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A look at facts surrounding California ballot initiatives

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Staff member
Jan 17, 2008
Source - GamingAmerica

Inquiry from 'The Sacramento Bee' fact checks oft-made claims in the run up to November vote.
Voters in California are weeks away from deciding if the state will have Sports Betting via Prop-26, or Prop-27, or if they will reject both.
To clear up some of the confusion around the two competing bills, The Sacramento Bee fact-checked claims made by either side.

Today, the state has 66 tribal casinos, 84 card rooms, 33 horse racing facilities and 23,000 stores selling lottery tickets. To add sports
betting, advocates for and against each measure have raised a record total of $470m for their marketing campaigns.

The expenses are high because the stakes are high. According to one analysis by PlayCA.com, California Sports Betting could generate
up to $30bn in sports wagers per year and around $300m in annual state taxes.

Both parties hope to win by focusing their ads on the philanthropic aspects of their respective bills. This can be seen by the first
TV spot made by the ‘Yes on 27’ campaign, which did not mention gambling a single time, instead focusing on how Prop-27 proposes to
tackle homelessness and mental health issues through Sports Betting tax revenue.

The Sacramento Bee raised the question of whether the homelessness claims made during the campaign are accurate, along with many other fact-checks.


The newspaper rated Prop-27’s claim that: ‘tax revenue will create permanent solutions for homelessness, addiction and mental health’ as false.
It said that the bill would generate hundreds of millions in state revenue, but not more than $500m annually.

The state already spends billions on homelessness – over $3bn earmarked for this year and $4bn spent last year – making more cash an unconvincing ‘solution.’
The promise of long-term funding has failed to generate widespread support among California’s homeless service providers and low-income housing builders.

A second claim from Prop-27 advocates is that: ‘all Tribes will benefit, including small rural disadvantaged Tribes that don’t own casinos.’ The Sacramento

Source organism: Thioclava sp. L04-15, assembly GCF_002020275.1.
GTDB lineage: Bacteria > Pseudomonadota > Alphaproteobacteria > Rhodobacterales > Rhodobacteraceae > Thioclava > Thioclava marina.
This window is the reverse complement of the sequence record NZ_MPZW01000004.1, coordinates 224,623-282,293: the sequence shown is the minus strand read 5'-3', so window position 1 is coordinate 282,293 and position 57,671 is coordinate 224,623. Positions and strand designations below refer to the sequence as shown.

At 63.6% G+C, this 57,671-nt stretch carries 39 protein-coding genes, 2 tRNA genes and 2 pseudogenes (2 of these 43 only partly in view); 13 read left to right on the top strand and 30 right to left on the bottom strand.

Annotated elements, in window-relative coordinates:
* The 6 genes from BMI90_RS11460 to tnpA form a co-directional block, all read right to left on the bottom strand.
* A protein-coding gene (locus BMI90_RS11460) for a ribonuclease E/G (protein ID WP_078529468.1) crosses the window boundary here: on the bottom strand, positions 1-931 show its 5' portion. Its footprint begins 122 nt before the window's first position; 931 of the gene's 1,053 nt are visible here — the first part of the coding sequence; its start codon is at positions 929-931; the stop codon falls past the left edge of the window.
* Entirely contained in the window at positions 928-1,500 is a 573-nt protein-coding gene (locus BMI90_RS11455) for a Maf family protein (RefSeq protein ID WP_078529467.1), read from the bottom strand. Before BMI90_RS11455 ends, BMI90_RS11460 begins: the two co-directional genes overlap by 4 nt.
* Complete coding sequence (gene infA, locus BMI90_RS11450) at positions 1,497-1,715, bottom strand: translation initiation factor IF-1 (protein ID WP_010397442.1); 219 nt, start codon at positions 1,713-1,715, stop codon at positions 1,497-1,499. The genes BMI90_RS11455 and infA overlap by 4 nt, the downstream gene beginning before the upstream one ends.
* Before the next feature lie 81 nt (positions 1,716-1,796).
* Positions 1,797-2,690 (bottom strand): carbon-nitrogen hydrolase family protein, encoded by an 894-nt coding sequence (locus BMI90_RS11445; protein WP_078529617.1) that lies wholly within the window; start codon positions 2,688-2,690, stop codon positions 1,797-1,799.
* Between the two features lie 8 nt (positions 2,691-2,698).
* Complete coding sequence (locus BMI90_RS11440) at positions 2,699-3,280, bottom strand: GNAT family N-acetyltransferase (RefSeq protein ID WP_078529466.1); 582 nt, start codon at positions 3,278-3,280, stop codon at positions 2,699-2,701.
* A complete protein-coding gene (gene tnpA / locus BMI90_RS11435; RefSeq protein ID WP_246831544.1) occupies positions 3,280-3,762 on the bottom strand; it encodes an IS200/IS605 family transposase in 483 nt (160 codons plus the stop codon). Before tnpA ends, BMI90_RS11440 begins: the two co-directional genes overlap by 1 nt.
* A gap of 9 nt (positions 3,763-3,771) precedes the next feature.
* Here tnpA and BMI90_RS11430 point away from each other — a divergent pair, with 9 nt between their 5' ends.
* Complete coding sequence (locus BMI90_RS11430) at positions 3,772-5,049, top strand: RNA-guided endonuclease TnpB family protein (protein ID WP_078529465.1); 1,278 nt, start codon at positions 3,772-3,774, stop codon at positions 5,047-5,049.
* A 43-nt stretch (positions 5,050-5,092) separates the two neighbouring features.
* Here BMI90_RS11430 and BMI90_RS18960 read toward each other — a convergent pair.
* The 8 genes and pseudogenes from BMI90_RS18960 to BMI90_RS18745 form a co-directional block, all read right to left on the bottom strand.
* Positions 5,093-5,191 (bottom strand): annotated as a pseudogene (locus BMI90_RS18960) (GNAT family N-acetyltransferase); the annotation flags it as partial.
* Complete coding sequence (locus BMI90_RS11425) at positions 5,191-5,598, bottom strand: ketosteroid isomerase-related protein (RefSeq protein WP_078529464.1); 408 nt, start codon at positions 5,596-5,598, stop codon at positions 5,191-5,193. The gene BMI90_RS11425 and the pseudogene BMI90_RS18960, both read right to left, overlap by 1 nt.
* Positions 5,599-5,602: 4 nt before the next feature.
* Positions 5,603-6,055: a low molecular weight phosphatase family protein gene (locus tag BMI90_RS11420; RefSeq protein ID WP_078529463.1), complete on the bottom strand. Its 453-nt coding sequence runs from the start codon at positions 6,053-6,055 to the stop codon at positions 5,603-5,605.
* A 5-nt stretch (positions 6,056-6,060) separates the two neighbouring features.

newspaper deemed this statement to be ‘mostly false.’

Californian Tribes that don’t have casinos, or operate small ones, already receive nearly $150m each year from larger, thriving Tribal casinos through the
Indian Gaming Revenue Sharing Trust Fund. Aside from the two Tribes that support Prop-27 (Big Valley Rancheria and Middleton Rancheria Pomo)
a coalition of 38 Tribes opposes it.

Most Tribal leaders want to avoid the loss of a near-monopoly on gambling in California, which has become an essential source of revenue for
Indian Tribes and their reservations. This explains the creation of Prop-26.

Another claim made by pro-Prop-27 advocates states ‘the measure provides strong protections to keep minors from gambling.’
The Bee evaluated this statement as ‘unclear.’

Prop-27 would create a new regulatory unit within the California Department of Justice to set licensing requirements for Tribes and
regulate the kinds of bets which are allowed. This unit would be responsible for investigating illegal activities, including underage gambling. I
t is unclear how effective this unit would be, as online gambling would become available to every single device in the Golden State.
It would prove difficult for one unit to regulate this potentially enormous problem.


Prop-26 advocates say: ‘No tax revenue from Prop-27 will go to homelessness.’ The Bee has certified this claim as ‘mostly true.’

While race tracks will pay for 10% of betting profits after issuing prize payments, tribal casinos will negotiate with the officials to
determine the state’s cut. Revenue could amount to tens of millions of dollars annually, but this amount will likely be offset by regulatory costs.

Of what is left, less than half will be used to meet California’s minimum spending requirement for K-12 schools and community colleges.
The rest, which could be paltry after this process, would go into the fund that finances state homelessness programs.

Another Prop-26 campaign statement is: ‘There are no benefits for ‘disadvantaged’ Tribes that don’t operate casinos.’ In this case, The Bee sides
with Prop-27 supporters’ claim that it will benefit poorer Tribal casinos. California’s Tribes that don’t own and operate casinos already receive a
profit share, albeit a small one, from those that do. Offering in-person Sports Betting at casinos would increase casino profits and indirectly benefit all Tribes.

The result of The Sacramento Bees' fact-checking effort is summarized by its description of ‘dodgy claims’ from both sides of the debate.